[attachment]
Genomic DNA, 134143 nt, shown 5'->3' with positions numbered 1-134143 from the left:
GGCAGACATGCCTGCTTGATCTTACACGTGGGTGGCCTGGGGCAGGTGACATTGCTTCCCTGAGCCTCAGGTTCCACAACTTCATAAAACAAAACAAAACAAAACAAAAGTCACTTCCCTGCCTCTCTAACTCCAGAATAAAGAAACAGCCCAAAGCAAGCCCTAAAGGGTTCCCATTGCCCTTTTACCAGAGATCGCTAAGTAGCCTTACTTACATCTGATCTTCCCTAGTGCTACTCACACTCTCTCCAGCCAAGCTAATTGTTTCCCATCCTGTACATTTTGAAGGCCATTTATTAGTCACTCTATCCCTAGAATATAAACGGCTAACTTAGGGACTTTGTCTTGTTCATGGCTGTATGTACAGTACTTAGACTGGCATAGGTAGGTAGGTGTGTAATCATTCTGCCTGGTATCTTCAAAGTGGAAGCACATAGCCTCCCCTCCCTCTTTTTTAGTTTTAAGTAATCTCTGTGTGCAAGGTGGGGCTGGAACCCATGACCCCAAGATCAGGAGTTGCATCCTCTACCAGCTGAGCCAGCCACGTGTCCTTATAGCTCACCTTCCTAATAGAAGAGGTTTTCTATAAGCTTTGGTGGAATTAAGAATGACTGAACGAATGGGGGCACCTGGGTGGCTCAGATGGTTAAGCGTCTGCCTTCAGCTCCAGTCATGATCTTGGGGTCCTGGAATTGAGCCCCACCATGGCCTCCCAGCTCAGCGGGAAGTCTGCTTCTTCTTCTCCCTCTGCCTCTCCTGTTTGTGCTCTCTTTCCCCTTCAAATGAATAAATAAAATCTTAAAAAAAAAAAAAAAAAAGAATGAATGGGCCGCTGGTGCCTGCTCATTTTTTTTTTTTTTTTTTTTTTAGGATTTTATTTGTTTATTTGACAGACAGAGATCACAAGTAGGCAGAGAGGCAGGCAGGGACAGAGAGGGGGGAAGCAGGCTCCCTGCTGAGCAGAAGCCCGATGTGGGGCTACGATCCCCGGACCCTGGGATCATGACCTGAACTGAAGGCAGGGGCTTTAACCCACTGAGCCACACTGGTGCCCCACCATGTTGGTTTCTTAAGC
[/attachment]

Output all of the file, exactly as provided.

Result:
Genomic DNA, 134143 nt, shown 5'->3' with positions numbered 1-134143 from the left:
GGCAGACATGCCTGCTTGATCTTACACGTGGGTGGCCTGGGGCAGGTGACATTGCTTCCCTGAGCCTCAGGTTCCACAACTTCATAAAACAAAACAAAACAAAACAAAAGTCACTTCCCTGCCTCTCTAACTCCAGAATAAAGAAACAGCCCAAAGCAAGCCCTAAAGGGTTCCCATTGCCCTTTTACCAGAGATCGCTAAGTAGCCTTACTTACATCTGATCTTCCCTAGTGCTACTCACACTCTCTCCAGCCAAGCTAATTGTTTCCCATCCTGTACATTTTGAAGGCCATTTATTAGTCACTCTATCCCTAGAATATAAACGGCTAACTTAGGGACTTTGTCTTGTTCATGGCTGTATGTACAGTACTTAGACTGGCATAGGTAGGTAGGTGTGTAATCATTCTGCCTGGTATCTTCAAAGTGGAAGCACATAGCCTCCCCTCCCTCTTTTTTAGTTTTAAGTAATCTCTGTGTGCAAGGTGGGGCTGGAACCCATGACCCCAAGATCAGGAGTTGCATCCTCTACCAGCTGAGCCAGCCACGTGTCCTTATAGCTCACCTTCCTAATAGAAGAGGTTTTCTATAAGCTTTGGTGGAATTAAGAATGACTGAACGAATGGGGGCACCTGGGTGGCTCAGATGGTTAAGCGTCTGCCTTCAGCTCCAGTCATGATCTTGGGGTCCTGGAATTGAGCCCCACCATGGCCTCCCAGCTCAGCGGGAAGTCTGCTTCTTCTTCTCCCTCTGCCTCTCCTGTTTGTGCTCTCTTTCCCCTTCAAATGAATAAATAAAATCTTAAAAAAAAAAAAAAAAAAGAATGAATGGGCCGCTGGTGCCTGCTCATTTTTTTTTTTTTTTTTTTTTTAGGATTTTATTTGTTTATTTGACAGACAGAGATCACAAGTAGGCAGAGAGGCAGGCAGGGACAGAGAGGGGGGAAGCAGGCTCCCTGCTGAGCAGAAGCCCGATGTGGGGCTACGATCCCCGGACCCTGGGATCATGACCTGAACTGAAGGCAGGGGCTTTAACCCACTGAGCCACACTGGTGCCCCACCATGTTGGTTTCTTAAGC